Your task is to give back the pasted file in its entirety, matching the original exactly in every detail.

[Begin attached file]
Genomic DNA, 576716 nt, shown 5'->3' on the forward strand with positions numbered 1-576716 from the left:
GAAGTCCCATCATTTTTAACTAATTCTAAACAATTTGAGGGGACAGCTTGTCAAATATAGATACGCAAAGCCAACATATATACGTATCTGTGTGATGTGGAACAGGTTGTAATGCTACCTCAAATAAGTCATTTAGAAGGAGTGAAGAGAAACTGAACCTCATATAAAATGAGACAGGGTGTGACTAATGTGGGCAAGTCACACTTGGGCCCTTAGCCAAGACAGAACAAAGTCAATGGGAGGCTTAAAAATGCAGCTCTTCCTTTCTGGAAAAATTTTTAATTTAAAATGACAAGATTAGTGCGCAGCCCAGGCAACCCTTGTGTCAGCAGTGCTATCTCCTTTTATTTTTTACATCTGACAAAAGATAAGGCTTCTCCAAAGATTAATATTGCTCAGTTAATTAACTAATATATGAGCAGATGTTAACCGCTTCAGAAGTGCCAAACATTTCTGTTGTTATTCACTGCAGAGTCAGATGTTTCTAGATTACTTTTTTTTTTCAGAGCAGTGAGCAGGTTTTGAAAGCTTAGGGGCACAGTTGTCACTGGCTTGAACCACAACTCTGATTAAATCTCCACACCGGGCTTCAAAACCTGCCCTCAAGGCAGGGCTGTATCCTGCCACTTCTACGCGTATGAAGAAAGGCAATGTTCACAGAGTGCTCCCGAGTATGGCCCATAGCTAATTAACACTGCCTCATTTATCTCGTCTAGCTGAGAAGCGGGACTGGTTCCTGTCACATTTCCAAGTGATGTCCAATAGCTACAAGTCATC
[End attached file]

Genomic DNA, 576716 nt, shown 5'->3' on the forward strand with positions numbered 1-576716 from the left:
GAAGTCCCATCATTTTTAACTAATTCTAAACAATTTGAGGGGACAGCTTGTCAAATATAGATACGCAAAGCCAACATATATACGTATCTGTGTGATGTGGAACAGGTTGTAATGCTACCTCAAATAAGTCATTTAGAAGGAGTGAAGAGAAACTGAACCTCATATAAAATGAGACAGGGTGTGACTAATGTGGGCAAGTCACACTTGGGCCCTTAGCCAAGACAGAACAAAGTCAATGGGAGGCTTAAAAATGCAGCTCTTCCTTTCTGGAAAAATTTTTAATTTAAAATGACAAGATTAGTGCGCAGCCCAGGCAACCCTTGTGTCAGCAGTGCTATCTCCTTTTATTTTTTACATCTGACAAAAGATAAGGCTTCTCCAAAGATTAATATTGCTCAGTTAATTAACTAATATATGAGCAGATGTTAACCGCTTCAGAAGTGCCAAACATTTCTGTTGTTATTCACTGCAGAGTCAGATGTTTCTAGATTACTTTTTTTTTTCAGAGCAGTGAGCAGGTTTTGAAAGCTTAGGGGCACAGTTGTCACTGGCTTGAACCACAACTCTGATTAAATCTCCACACCGGGCTTCAAAACCTGCCCTCAAGGCAGGGCTGTATCCTGCCACTTCTACGCGTATGAAGAAAGGCAATGTTCACAGAGTGCTCCCGAGTATGGCCCATAGCTAATTAACACTGCCTCATTTATCTCGTCTAGCTGAGAAGCGGGACTGGTTCCTGTCACATTTCCAAGTGATGTCCAATAGCTACAAGTCATC